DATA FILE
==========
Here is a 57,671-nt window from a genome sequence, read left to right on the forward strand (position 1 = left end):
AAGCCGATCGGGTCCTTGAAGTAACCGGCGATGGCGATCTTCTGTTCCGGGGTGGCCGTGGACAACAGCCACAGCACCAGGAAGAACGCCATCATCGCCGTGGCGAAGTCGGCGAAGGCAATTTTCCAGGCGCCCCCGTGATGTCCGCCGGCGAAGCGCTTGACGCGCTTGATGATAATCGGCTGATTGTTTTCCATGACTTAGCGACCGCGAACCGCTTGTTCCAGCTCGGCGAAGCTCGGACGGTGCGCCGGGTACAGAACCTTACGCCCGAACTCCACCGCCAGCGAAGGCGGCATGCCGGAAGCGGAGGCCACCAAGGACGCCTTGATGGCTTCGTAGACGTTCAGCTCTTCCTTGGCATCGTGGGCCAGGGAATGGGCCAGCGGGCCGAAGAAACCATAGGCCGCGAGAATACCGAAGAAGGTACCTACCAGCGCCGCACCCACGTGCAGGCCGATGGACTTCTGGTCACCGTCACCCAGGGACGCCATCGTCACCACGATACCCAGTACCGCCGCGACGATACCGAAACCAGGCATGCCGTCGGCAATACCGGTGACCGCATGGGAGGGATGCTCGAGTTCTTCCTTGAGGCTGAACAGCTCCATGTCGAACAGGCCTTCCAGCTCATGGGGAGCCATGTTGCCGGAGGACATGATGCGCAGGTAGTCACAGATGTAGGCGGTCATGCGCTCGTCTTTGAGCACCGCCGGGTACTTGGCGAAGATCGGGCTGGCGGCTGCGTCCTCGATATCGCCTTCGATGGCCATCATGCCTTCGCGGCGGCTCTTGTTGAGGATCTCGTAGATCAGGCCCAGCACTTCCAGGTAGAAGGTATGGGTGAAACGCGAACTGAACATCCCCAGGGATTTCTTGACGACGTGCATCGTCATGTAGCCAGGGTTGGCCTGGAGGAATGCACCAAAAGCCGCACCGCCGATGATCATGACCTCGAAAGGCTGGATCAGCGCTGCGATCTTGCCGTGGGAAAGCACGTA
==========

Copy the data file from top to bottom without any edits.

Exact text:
Here is a 57,671-nt window from a genome sequence, read left to right on the forward strand (position 1 = left end):
AAGCCGATCGGGTCCTTGAAGTAACCGGCGATGGCGATCTTCTGTTCCGGGGTGGCCGTGGACAACAGCCACAGCACCAGGAAGAACGCCATCATCGCCGTGGCGAAGTCGGCGAAGGCAATTTTCCAGGCGCCCCCGTGATGTCCGCCGGCGAAGCGCTTGACGCGCTTGATGATAATCGGCTGATTGTTTTCCATGACTTAGCGACCGCGAACCGCTTGTTCCAGCTCGGCGAAGCTCGGACGGTGCGCCGGGTACAGAACCTTACGCCCGAACTCCACCGCCAGCGAAGGCGGCATGCCGGAAGCGGAGGCCACCAAGGACGCCTTGATGGCTTCGTAGACGTTCAGCTCTTCCTTGGCATCGTGGGCCAGGGAATGGGCCAGCGGGCCGAAGAAACCATAGGCCGCGAGAATACCGAAGAAGGTACCTACCAGCGCCGCACCCACGTGCAGGCCGATGGACTTCTGGTCACCGTCACCCAGGGACGCCATCGTCACCACGATACCCAGTACCGCCGCGACGATACCGAAACCAGGCATGCCGTCGGCAATACCGGTGACCGCATGGGAGGGATGCTCGAGTTCTTCCTTGAGGCTGAACAGCTCCATGTCGAACAGGCCTTCCAGCTCATGGGGAGCCATGTTGCCGGAGGACATGATGCGCAGGTAGTCACAGATGTAGGCGGTCATGCGCTCGTCTTTGAGCACCGCCGGGTACTTGGCGAAGATCGGGCTGGCGGCTGCGTCCTCGATATCGCCTTCGATGGCCATCATGCCTTCGCGGCGGCTCTTGTTGAGGATCTCGTAGATCAGGCCCAGCACTTCCAGGTAGAAGGTATGGGTGAAACGCGAACTGAACATCCCCAGGGATTTCTTGACGACGTGCATCGTCATGTAGCCAGGGTTGGCCTGGAGGAATGCACCAAAAGCCGCACCGCCGATGATCATGACCTCGAAAGGCTGGATCAGCGCTGCGATCTTGCCGTGGGAAAGCACGTA